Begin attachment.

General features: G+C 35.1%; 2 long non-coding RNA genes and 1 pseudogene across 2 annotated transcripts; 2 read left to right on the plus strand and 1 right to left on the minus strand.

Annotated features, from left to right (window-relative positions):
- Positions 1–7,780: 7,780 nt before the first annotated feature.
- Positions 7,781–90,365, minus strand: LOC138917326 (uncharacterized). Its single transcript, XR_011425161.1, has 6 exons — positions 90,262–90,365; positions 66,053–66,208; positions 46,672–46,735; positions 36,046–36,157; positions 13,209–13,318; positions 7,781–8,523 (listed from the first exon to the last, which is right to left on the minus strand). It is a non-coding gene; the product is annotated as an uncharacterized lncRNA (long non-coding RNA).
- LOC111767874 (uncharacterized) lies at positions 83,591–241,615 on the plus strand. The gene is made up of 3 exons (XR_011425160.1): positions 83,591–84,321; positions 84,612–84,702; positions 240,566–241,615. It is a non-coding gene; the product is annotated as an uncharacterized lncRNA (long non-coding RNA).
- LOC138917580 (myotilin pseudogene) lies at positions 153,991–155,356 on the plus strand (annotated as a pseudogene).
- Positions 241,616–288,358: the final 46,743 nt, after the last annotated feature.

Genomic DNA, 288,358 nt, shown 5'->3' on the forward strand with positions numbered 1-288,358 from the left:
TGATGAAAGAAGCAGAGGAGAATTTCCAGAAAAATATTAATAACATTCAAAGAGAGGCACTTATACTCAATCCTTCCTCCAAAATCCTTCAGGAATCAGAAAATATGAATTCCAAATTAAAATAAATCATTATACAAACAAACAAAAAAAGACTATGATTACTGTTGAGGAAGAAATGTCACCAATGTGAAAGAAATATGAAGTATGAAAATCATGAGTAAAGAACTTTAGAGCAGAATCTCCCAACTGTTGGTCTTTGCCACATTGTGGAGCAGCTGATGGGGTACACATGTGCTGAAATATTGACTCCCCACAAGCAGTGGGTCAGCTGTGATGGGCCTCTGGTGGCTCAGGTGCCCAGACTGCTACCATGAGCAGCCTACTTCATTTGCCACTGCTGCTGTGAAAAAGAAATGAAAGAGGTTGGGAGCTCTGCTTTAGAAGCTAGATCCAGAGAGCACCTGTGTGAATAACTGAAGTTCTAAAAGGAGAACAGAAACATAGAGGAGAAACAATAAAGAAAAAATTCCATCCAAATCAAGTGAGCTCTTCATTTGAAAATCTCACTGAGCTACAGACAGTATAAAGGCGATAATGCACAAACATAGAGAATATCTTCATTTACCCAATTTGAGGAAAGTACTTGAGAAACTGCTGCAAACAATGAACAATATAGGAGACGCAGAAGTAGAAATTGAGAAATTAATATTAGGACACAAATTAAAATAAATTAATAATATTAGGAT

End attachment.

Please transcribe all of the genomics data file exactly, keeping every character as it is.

General features: G+C 35.1%; 2 long non-coding RNA genes and 1 pseudogene across 2 annotated transcripts; 2 read left to right on the plus strand and 1 right to left on the minus strand.

Annotated features, from left to right (window-relative positions):
- Positions 1–7,780: 7,780 nt before the first annotated feature.
- Positions 7,781–90,365, minus strand: LOC138917326 (uncharacterized). Its single transcript, XR_011425161.1, has 6 exons — positions 90,262–90,365; positions 66,053–66,208; positions 46,672–46,735; positions 36,046–36,157; positions 13,209–13,318; positions 7,781–8,523 (listed from the first exon to the last, which is right to left on the minus strand). It is a non-coding gene; the product is annotated as an uncharacterized lncRNA (long non-coding RNA).
- LOC111767874 (uncharacterized) lies at positions 83,591–241,615 on the plus strand. The gene is made up of 3 exons (XR_011425160.1): positions 83,591–84,321; positions 84,612–84,702; positions 240,566–241,615. It is a non-coding gene; the product is annotated as an uncharacterized lncRNA (long non-coding RNA).
- LOC138917580 (myotilin pseudogene) lies at positions 153,991–155,356 on the plus strand (annotated as a pseudogene).
- Positions 241,616–288,358: the final 46,743 nt, after the last annotated feature.

Genomic DNA, 288,358 nt, shown 5'->3' on the forward strand with positions numbered 1-288,358 from the left:
TGATGAAAGAAGCAGAGGAGAATTTCCAGAAAAATATTAATAACATTCAAAGAGAGGCACTTATACTCAATCCTTCCTCCAAAATCCTTCAGGAATCAGAAAATATGAATTCCAAATTAAAATAAATCATTATACAAACAAACAAAAAAAGACTATGATTACTGTTGAGGAAGAAATGTCACCAATGTGAAAGAAATATGAAGTATGAAAATCATGAGTAAAGAACTTTAGAGCAGAATCTCCCAACTGTTGGTCTTTGCCACATTGTGGAGCAGCTGATGGGGTACACATGTGCTGAAATATTGACTCCCCACAAGCAGTGGGTCAGCTGTGATGGGCCTCTGGTGGCTCAGGTGCCCAGACTGCTACCATGAGCAGCCTACTTCATTTGCCACTGCTGCTGTGAAAAAGAAATGAAAGAGGTTGGGAGCTCTGCTTTAGAAGCTAGATCCAGAGAGCACCTGTGTGAATAACTGAAGTTCTAAAAGGAGAACAGAAACATAGAGGAGAAACAATAAAGAAAAAATTCCATCCAAATCAAGTGAGCTCTTCATTTGAAAATCTCACTGAGCTACAGACAGTATAAAGGCGATAATGCACAAACATAGAGAATATCTTCATTTACCCAATTTGAGGAAAGTACTTGAGAAACTGCTGCAAACAATGAACAATATAGGAGACGCAGAAGTAGAAATTGAGAAATTAATATTAGGACACAAATTAAAATAAATTAATAATATTAGGAT